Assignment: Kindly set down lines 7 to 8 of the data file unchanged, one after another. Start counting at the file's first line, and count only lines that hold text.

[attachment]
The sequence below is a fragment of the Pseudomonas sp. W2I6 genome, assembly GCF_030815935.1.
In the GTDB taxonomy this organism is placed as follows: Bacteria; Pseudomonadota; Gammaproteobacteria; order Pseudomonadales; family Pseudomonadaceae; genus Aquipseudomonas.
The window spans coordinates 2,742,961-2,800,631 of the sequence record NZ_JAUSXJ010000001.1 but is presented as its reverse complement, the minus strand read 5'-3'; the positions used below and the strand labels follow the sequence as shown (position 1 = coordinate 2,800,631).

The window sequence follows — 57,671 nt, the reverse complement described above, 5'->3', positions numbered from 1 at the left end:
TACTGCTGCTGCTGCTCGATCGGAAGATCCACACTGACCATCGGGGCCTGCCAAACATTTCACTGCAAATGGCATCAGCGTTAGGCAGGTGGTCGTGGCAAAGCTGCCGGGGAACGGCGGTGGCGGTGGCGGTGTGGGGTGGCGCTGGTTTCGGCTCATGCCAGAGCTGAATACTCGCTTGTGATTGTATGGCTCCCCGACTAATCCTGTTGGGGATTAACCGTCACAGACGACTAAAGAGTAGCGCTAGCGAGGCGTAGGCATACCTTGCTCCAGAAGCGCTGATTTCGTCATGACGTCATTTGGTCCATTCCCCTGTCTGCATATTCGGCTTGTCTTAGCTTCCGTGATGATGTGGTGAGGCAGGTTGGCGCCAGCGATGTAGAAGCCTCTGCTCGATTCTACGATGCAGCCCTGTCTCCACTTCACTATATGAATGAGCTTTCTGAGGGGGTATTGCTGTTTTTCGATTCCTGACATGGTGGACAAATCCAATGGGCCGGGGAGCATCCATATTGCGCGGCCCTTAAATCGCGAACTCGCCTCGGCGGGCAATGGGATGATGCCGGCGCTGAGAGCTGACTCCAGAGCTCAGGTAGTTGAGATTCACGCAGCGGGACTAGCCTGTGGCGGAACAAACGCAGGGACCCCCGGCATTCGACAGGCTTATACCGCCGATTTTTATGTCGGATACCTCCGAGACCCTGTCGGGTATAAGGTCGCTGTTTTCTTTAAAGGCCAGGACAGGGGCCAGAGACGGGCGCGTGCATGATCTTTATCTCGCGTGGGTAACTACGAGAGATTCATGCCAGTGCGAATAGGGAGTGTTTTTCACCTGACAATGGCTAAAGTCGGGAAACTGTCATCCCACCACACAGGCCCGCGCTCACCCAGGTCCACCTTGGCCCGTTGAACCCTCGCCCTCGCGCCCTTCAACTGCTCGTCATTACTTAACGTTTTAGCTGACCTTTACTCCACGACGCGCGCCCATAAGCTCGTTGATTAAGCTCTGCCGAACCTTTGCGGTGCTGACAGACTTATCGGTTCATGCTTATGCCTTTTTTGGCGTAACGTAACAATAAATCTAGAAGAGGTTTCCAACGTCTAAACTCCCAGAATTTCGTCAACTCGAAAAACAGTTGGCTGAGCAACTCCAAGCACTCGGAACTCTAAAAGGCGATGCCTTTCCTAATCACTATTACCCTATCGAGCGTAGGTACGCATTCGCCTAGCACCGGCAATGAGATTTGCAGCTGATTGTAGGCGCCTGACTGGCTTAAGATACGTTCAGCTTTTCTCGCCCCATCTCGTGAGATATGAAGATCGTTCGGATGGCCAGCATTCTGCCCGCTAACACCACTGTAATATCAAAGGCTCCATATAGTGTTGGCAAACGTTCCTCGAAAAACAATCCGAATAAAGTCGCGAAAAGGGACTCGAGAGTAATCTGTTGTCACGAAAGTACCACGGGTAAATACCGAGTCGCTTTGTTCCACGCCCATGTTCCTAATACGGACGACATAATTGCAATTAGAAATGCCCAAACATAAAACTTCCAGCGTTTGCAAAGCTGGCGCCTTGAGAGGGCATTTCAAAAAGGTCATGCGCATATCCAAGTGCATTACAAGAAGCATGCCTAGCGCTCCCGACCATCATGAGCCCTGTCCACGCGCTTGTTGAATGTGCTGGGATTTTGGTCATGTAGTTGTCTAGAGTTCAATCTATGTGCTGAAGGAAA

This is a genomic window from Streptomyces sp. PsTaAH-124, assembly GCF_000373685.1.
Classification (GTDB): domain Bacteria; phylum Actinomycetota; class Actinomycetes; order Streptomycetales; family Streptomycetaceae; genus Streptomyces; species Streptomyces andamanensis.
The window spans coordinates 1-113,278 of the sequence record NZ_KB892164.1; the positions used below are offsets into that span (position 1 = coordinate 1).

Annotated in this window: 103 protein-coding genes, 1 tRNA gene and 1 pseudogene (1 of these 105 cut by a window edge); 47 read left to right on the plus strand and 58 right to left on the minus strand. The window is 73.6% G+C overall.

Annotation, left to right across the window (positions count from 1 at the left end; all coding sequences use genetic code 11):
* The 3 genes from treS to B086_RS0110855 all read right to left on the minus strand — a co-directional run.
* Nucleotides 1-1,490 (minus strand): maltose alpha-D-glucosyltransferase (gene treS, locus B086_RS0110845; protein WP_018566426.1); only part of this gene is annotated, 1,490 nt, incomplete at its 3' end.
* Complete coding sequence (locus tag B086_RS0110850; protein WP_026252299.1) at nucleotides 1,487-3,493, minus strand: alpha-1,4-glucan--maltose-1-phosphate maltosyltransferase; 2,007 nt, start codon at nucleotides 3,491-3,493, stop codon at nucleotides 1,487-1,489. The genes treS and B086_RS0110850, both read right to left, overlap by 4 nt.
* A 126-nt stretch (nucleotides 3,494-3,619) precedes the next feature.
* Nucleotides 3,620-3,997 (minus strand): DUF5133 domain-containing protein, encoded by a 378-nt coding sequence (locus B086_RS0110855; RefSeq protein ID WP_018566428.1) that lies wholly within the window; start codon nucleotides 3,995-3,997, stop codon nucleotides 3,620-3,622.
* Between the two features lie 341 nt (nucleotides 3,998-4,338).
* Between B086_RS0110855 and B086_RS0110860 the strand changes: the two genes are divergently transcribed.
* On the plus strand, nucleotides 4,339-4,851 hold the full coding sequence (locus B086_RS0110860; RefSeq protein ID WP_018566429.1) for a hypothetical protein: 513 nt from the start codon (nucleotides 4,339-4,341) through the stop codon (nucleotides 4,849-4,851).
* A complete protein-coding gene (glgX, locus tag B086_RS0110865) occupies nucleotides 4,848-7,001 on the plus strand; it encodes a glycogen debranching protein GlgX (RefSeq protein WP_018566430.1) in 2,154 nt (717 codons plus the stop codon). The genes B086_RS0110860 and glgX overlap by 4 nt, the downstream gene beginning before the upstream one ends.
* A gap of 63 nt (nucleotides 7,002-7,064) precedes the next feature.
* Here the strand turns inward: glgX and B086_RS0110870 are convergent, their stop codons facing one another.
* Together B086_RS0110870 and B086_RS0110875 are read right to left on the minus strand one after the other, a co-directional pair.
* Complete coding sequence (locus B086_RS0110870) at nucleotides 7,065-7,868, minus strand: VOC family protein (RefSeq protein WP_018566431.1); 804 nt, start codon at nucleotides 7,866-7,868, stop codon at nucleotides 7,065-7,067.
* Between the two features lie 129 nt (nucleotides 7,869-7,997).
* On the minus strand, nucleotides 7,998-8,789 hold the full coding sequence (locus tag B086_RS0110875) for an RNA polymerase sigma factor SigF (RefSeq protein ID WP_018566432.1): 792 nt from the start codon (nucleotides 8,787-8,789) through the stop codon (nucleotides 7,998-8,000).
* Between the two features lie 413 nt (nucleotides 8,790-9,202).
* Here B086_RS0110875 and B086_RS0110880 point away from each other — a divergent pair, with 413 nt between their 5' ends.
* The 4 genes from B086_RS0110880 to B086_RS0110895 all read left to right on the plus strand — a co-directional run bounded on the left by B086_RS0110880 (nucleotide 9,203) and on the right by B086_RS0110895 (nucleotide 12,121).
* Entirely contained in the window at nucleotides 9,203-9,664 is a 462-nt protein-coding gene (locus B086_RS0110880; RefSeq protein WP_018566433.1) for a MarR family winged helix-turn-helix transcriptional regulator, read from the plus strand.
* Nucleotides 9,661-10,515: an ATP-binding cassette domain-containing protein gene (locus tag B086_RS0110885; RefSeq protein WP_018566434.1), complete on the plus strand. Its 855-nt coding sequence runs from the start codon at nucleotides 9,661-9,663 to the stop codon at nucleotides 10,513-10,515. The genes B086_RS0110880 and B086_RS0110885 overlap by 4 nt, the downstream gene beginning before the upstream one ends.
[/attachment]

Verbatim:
Classification (GTDB): domain Bacteria; phylum Actinomycetota; class Actinomycetes; order Streptomycetales; family Streptomycetaceae; genus Streptomyces; species Streptomyces andamanensis.
The window spans coordinates 1-113,278 of the sequence record NZ_KB892164.1; the positions used below are offsets into that span (position 1 = coordinate 1).